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The Last Airbender Movie Review

The Last Airbender may be the biggest crime that M. Night Shyamalan has ever cinematically perpetrated on an unsuspecting fan base. But don’t take my word … watch The Last Airbender and make your own determination.


The American animated series The Last Airbender has been running on the Nickelodeon TV channel for 3 years. It has quite possibly been the best 3 years of TV in the past decade. With its complex, ingenious storyline and exhaustive character development this groundbreaking series has built a huge worldwide following. In the hands of a director skilled in big budget, big story action films (ie; Peter Jackson – Lord of the Rings or James Cameron – Avatar) this could have been a masterpiece. All the elements were there.



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The Last Airbender Online Links

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But M. Night Shyamalan is NOT a director with experience in these types of movies. Most of his past shows involve drama and suspense. They start slow, build slow and end with a twist. Unfortunately his inexperience comes across very clear in this picture.


The story of The Last Airbender takes place in a fantasy world where there are 4 major tribes, or nations. The people of each nation have the ability to control (or bend) one of the classic 4 basic elements (Earth, Water, Air and Fire). There is supposed to be a balance between these four nations so that no one single group can destroy the others. But the Fire Nation has upset this balance by becoming much stronger than the other 3, and they are determined to conquer the world.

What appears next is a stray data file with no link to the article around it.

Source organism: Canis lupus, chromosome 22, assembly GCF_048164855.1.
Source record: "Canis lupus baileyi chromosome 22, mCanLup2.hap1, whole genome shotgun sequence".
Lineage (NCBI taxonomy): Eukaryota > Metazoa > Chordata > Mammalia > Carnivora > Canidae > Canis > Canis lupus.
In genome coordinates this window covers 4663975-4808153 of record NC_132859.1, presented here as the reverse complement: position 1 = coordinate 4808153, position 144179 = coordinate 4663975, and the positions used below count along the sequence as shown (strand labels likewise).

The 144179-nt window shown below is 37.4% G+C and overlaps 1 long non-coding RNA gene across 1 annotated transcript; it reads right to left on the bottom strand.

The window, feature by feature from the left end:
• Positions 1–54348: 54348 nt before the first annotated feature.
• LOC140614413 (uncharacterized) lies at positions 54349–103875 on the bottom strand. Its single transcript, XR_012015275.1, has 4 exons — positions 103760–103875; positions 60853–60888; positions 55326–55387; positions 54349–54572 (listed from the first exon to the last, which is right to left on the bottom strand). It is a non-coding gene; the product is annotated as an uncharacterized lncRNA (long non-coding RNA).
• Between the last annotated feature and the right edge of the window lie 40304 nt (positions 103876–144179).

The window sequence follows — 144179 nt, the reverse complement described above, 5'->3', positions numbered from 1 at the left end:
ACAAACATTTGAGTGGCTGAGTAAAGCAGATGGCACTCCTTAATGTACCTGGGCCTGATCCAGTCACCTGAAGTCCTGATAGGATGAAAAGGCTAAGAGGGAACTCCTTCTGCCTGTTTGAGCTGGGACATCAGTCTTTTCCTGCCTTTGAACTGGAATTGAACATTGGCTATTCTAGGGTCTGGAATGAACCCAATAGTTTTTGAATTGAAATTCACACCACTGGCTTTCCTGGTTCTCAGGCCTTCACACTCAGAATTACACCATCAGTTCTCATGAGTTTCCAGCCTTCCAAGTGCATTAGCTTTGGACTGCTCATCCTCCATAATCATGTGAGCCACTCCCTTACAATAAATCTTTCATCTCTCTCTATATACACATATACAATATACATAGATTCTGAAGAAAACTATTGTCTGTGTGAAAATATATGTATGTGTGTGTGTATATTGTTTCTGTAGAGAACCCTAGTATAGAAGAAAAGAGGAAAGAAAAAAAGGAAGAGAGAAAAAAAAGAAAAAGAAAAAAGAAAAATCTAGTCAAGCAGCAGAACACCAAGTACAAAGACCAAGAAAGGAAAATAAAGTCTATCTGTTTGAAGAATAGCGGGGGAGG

Only one person, an Avatar, can control all four elements and bring a peaceful balance back to the world. This Avatar, known as Aang (played by Noah Ringer), was the last known surviving Airbender who went missing over 100 years ago when he was frozen in a block of ice. Wishing to stop the Fire Nation from world dominance, 2 people (Katara .. played by Nicola Peltz and her brother Sokka … played by Jackson Rathbone) begin a hunt for the long missing Aang. They eventually find and free him from his icy tomb.


The remainder of the movie deals with Aang and his friend’s attempts to bring all the 4 elements under his control and stop the Fire Nation from killing everybody.


Now this is a story! And with a massive built-in fan base all the director and studio had to do was not blow it. But blow it they did.


The first mistake was to try to cram an entire season of the TV series … 420 minutes worth … into a movie that lasts little more than 90 minutes. This results in hours of series storyline being chopped down to 2 minutes of film time. Many events that were animated in the series are now just mentioned in the film. And the constraints of fitting the story into 94 minutes means that nearly every line of dialog must advance the story. There is virtually nothing that helps develop the characters. No dialog or back stories that make us care about these characters. Suddenly, that envious situation of having a ready-made, built-in audience now becomes a curse as fans who have been awaiting this release mock and deride the results.


The second mistake was that the actors hired for the roles just aren’t very good. Yes, I know that they are very young, but you would think that somewhere the director could have found actors who didn’t look like they were reading off cue cards every time they delivered a line.


The CGI and special effects were decent, but not great. With the current, advanced state of special effects technology we should have seen scenes of element “bending� that would have blown us away. What should have been a highlight is just another letdown.


Overall, The Last Airbender is a major disappointment. The movie ends in a manner that suggests at least one sequel is on the way. The problem is that no one will go to see it.

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